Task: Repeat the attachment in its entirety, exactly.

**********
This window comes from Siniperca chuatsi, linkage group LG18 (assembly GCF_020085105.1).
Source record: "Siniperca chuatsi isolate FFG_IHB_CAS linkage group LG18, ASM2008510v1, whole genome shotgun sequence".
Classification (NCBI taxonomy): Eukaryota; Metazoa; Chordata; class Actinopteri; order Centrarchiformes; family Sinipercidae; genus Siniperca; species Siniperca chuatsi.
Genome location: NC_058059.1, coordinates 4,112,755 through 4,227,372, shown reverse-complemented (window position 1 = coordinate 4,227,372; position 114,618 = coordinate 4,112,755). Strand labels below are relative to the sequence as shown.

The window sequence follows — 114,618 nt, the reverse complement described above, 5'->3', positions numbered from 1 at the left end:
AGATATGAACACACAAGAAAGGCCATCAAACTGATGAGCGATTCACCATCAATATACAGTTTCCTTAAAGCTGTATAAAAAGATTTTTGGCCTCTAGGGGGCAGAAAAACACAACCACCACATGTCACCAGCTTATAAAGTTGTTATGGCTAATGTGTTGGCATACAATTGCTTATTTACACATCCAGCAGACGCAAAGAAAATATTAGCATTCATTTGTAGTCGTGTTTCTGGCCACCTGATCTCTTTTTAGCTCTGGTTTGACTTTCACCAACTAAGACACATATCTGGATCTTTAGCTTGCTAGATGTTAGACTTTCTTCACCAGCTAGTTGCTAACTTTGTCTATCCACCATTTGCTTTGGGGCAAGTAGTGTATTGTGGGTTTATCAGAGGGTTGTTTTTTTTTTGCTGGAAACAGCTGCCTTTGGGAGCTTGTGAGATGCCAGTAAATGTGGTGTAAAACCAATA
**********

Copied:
This window comes from Siniperca chuatsi, linkage group LG18 (assembly GCF_020085105.1).
Source record: "Siniperca chuatsi isolate FFG_IHB_CAS linkage group LG18, ASM2008510v1, whole genome shotgun sequence".
Classification (NCBI taxonomy): Eukaryota; Metazoa; Chordata; class Actinopteri; order Centrarchiformes; family Sinipercidae; genus Siniperca; species Siniperca chuatsi.
Genome location: NC_058059.1, coordinates 4,112,755 through 4,227,372, shown reverse-complemented (window position 1 = coordinate 4,227,372; position 114,618 = coordinate 4,112,755). Strand labels below are relative to the sequence as shown.

The window sequence follows — 114,618 nt, the reverse complement described above, 5'->3', positions numbered from 1 at the left end:
AGATATGAACACACAAGAAAGGCCATCAAACTGATGAGCGATTCACCATCAATATACAGTTTCCTTAAAGCTGTATAAAAAGATTTTTGGCCTCTAGGGGGCAGAAAAACACAACCACCACATGTCACCAGCTTATAAAGTTGTTATGGCTAATGTGTTGGCATACAATTGCTTATTTACACATCCAGCAGACGCAAAGAAAATATTAGCATTCATTTGTAGTCGTGTTTCTGGCCACCTGATCTCTTTTTAGCTCTGGTTTGACTTTCACCAACTAAGACACATATCTGGATCTTTAGCTTGCTAGATGTTAGACTTTCTTCACCAGCTAGTTGCTAACTTTGTCTATCCACCATTTGCTTTGGGGCAAGTAGTGTATTGTGGGTTTATCAGAGGGTTGTTTTTTTTTTGCTGGAAACAGCTGCCTTTGGGAGCTTGTGAGATGCCAGTAAATGTGGTGTAAAACCAATA